Tom Schade at Coffee Hour, the new Unitarian Universalist group blog asks the "won the lottery" question.
What would I fund, after I got that platinum-plated electric kettle? (I prefer tea to coffee, you see.)
First, and this may seem harsh, but I wouldn't give a penny to the UUA. Money is power, and both need to be distributed to keep fiefdoms from being established. A lot of Universalist money went into the memory hole of the newborn UUA, and from I understand the promises to honor the Universalist contribution - both in cash and tradition - were not kept. It is worth noting that some Universalists four decades ago had enough snese around themselves to hold on to their resources, and they dole it out by annual vote.
So, now to the funding.
- Endow a chair in Universalist studies. Perhaps two, or if I was feeling bold, a house of studies. The house of studies model has a lot of merit - the Swedenborgians have moved to it, in league with the Pacific School of Religion, for the training of their ministers - and if I had to choose today, I'd install it at my alma-mater, Brite Divinity School, which has a Baptist House of Studies.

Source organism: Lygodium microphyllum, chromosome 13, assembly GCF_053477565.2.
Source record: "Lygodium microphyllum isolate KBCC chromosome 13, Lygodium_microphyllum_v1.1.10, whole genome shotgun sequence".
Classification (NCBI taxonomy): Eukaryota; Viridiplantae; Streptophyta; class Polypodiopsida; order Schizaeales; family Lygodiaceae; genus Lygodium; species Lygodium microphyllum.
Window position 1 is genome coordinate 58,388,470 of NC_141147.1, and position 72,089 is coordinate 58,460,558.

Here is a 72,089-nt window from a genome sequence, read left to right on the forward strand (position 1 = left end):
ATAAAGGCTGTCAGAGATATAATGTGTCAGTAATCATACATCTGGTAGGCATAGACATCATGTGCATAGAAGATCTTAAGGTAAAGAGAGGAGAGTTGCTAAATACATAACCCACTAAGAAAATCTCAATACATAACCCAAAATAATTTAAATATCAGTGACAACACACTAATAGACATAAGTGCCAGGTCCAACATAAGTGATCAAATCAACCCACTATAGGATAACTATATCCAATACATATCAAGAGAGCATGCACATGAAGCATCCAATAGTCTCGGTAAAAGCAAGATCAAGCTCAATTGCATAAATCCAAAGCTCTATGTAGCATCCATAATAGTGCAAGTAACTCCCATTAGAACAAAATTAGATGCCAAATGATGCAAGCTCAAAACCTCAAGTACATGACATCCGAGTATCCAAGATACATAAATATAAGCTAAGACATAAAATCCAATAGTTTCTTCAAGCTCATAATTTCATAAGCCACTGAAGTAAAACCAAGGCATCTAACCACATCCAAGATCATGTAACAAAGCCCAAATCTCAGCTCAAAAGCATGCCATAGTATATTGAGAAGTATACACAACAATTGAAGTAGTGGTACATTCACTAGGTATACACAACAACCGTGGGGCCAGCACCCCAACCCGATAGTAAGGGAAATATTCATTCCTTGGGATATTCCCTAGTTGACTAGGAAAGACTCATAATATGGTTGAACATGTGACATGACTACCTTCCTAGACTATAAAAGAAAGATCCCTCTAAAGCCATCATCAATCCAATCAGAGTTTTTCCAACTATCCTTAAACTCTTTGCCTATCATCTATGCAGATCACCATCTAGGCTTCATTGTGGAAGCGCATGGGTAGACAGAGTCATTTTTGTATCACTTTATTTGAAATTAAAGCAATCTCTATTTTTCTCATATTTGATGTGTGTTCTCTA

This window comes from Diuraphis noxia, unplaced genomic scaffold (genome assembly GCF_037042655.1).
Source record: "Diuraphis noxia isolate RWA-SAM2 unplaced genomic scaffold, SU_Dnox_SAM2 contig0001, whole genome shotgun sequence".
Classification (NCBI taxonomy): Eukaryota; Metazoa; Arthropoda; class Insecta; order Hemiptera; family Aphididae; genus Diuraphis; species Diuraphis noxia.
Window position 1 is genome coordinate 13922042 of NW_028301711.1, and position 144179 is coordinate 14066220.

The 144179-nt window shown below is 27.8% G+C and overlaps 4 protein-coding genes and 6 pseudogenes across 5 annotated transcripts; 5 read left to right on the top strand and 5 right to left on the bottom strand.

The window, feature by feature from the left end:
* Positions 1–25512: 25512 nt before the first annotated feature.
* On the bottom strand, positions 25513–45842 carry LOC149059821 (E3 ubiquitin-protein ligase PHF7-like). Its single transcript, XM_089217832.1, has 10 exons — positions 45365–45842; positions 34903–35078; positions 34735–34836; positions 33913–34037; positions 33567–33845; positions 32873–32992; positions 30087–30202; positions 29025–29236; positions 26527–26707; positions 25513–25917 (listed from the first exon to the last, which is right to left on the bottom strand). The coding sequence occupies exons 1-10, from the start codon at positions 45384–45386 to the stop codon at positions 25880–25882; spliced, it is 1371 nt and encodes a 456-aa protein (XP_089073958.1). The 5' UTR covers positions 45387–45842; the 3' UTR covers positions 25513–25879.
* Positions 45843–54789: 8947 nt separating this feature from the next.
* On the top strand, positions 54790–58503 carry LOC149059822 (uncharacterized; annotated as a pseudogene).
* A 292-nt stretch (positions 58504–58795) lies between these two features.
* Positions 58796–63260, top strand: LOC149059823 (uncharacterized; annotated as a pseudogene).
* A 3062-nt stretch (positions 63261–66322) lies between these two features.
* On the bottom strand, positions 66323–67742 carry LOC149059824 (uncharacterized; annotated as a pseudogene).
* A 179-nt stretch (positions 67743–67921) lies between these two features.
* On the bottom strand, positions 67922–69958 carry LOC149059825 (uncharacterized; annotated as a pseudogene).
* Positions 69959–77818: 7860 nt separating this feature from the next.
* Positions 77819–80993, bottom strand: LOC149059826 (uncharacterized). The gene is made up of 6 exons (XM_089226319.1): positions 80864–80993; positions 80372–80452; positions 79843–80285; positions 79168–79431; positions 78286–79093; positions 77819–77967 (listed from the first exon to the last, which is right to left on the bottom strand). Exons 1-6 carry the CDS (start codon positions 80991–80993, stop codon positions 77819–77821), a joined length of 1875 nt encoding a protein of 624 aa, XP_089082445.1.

- Host and fund evangelists' conferences. Bring in experienced, sound church planters to inspire potiential candidates for church planting. All-expenses-paid church planter's evalucations to follow.
- Fund a recruitment committee to comb the seminaries for East Asian candidates for the ministry and church planters. Especially ethnic Koreans.
- Fund a grant program for church planters and new congregations. As a rule, no more than three years of funding for new projects, at no more than 75% of TCM (total cost of ministry), with health care funding for another two years.
- Fund urban work camps and urban ministry with an express mission plan to identify members of target populations (especially Latinos, African Americans, and immigrants and internal migrants of whatever nationality) for lay leadership, leading to new churches and ministerial training
- Then later, Fund several locally-based lay training programs to create a first generation of locally ordained pastors for populations that have little or no representation in the ministerial college. This would parallel Presbyerian and United Methodist lay ministry models, and some use of Canon 9 ordinations in the Episcopal Church, to serve special populations.
I'll find links to successes and models for this last idea, and post them later, or make a new entry, as needed.